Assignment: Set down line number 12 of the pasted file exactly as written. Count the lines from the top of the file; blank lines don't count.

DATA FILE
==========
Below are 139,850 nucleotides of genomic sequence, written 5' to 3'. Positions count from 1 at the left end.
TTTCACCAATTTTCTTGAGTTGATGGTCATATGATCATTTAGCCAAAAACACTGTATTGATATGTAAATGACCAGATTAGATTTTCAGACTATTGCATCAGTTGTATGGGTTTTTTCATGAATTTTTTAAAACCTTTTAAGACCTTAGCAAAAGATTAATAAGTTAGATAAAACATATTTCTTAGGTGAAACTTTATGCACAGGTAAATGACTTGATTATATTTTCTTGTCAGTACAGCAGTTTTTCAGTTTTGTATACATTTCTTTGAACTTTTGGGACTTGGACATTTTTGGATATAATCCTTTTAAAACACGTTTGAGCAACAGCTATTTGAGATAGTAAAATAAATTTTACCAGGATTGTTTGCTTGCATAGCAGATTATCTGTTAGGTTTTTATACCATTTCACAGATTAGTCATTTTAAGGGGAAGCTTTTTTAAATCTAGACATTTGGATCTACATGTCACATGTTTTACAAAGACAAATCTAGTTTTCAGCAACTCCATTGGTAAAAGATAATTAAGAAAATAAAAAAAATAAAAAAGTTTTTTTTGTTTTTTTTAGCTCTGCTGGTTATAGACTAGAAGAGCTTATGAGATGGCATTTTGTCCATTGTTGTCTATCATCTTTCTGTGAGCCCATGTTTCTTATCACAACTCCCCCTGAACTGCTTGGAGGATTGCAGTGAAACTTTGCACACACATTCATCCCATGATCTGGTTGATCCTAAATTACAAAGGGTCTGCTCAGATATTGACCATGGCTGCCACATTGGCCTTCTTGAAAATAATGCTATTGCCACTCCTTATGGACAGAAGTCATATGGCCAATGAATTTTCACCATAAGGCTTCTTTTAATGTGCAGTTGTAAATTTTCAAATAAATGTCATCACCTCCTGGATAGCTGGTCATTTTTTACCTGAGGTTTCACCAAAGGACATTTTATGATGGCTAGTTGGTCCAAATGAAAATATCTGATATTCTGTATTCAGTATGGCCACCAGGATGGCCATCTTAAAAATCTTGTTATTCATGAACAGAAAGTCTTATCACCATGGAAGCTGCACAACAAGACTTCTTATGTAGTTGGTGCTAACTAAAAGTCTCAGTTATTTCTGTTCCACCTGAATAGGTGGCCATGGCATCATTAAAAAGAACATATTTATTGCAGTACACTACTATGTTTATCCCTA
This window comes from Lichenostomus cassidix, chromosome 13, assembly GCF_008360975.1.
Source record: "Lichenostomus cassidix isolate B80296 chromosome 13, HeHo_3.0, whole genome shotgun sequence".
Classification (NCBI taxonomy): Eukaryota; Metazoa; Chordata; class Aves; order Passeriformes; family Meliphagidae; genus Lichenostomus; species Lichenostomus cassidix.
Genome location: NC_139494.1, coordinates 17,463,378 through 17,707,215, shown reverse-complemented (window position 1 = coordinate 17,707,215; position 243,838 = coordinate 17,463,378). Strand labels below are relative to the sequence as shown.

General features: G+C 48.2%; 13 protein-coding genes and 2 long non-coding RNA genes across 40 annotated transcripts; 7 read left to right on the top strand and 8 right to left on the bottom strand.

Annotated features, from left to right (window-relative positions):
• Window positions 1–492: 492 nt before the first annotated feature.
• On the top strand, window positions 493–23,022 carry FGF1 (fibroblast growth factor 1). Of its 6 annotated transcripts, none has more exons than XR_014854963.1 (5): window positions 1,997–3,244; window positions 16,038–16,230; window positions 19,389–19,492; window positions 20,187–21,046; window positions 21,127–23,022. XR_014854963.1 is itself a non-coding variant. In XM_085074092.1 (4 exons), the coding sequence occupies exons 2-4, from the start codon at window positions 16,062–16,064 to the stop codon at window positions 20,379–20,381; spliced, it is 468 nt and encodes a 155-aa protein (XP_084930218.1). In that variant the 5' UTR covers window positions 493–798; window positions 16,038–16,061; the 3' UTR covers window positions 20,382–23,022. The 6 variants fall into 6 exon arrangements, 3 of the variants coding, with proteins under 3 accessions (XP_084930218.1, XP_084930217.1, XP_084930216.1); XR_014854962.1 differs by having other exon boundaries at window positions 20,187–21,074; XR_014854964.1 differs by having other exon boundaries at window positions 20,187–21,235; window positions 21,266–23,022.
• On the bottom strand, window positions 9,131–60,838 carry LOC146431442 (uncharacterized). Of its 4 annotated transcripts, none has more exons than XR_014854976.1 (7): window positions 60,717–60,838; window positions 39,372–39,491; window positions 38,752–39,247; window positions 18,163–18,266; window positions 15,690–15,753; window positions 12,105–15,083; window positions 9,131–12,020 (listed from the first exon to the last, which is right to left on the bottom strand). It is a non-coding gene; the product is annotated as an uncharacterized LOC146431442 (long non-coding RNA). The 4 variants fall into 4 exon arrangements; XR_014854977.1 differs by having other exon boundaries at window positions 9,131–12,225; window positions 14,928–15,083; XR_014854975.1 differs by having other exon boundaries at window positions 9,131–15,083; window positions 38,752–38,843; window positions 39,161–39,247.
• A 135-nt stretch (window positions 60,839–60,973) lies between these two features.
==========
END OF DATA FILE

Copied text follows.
• A 135-nt stretch (window positions 60,839–60,973) lies between these two features.